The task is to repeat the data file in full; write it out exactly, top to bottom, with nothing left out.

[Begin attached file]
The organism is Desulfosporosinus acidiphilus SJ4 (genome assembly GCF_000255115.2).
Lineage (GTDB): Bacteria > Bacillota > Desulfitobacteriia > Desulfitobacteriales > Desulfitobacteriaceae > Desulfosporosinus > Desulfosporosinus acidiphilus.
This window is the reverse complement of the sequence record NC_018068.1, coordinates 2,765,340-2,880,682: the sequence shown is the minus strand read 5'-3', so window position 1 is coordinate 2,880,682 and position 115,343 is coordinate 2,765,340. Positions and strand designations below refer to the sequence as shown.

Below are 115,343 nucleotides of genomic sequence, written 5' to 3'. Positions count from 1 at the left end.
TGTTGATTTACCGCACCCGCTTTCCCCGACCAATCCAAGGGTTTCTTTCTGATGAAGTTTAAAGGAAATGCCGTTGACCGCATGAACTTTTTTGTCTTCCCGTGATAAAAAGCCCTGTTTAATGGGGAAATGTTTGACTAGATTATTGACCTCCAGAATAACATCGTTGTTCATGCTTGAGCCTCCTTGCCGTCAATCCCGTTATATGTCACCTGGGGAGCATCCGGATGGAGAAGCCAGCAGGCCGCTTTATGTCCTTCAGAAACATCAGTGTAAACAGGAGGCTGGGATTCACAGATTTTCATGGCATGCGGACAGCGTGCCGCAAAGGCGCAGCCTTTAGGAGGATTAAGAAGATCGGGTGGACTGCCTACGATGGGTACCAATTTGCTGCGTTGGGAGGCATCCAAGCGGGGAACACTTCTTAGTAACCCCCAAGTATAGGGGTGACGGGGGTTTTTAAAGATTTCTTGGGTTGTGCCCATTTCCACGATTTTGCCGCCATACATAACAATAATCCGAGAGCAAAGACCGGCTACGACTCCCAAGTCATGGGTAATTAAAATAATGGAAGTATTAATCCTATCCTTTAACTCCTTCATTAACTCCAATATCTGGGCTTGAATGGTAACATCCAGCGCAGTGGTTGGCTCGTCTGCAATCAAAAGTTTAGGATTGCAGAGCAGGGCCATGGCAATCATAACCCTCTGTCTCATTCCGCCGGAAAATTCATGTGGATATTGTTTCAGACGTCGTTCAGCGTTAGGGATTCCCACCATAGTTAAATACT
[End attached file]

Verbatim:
The organism is Desulfosporosinus acidiphilus SJ4 (genome assembly GCF_000255115.2).
Lineage (GTDB): Bacteria > Bacillota > Desulfitobacteriia > Desulfitobacteriales > Desulfitobacteriaceae > Desulfosporosinus > Desulfosporosinus acidiphilus.
This window is the reverse complement of the sequence record NC_018068.1, coordinates 2,765,340-2,880,682: the sequence shown is the minus strand read 5'-3', so window position 1 is coordinate 2,880,682 and position 115,343 is coordinate 2,765,340. Positions and strand designations below refer to the sequence as shown.

Below are 115,343 nucleotides of genomic sequence, written 5' to 3'. Positions count from 1 at the left end.
TGTTGATTTACCGCACCCGCTTTCCCCGACCAATCCAAGGGTTTCTTTCTGATGAAGTTTAAAGGAAATGCCGTTGACCGCATGAACTTTTTTGTCTTCCCGTGATAAAAAGCCCTGTTTAATGGGGAAATGTTTGACTAGATTATTGACCTCCAGAATAACATCGTTGTTCATGCTTGAGCCTCCTTGCCGTCAATCCCGTTATATGTCACCTGGGGAGCATCCGGATGGAGAAGCCAGCAGGCCGCTTTATGTCCTTCAGAAACATCAGTGTAAACAGGAGGCTGGGATTCACAGATTTTCATGGCATGCGGACAGCGTGCCGCAAAGGCGCAGCCTTTAGGAGGATTAAGAAGATCGGGTGGACTGCCTACGATGGGTACCAATTTGCTGCGTTGGGAGGCATCCAAGCGGGGAACACTTCTTAGTAACCCCCAAGTATAGGGGTGACGGGGGTTTTTAAAGATTTCTTGGGTTGTGCCCATTTCCACGATTTTGCCGCCATACATAACAATAATCCGAGAGCAAAGACCGGCTACGACTCCCAAGTCATGGGTAATTAAAATAATGGAAGTATTAATCCTATCCTTTAACTCCTTCATTAACTCCAATATCTGGGCTTGAATGGTAACATCCAGCGCAGTGGTTGGCTCGTCTGCAATCAAAAGTTTAGGATTGCAGAGCAGGGCCATGGCAATCATAACCCTCTGTCTCATTCCGCCGGAAAATTCATGTGGATATTGTTTCAGACGTCGTTCAGCGTTAGGGATTCCCACCATAGTTAAATACT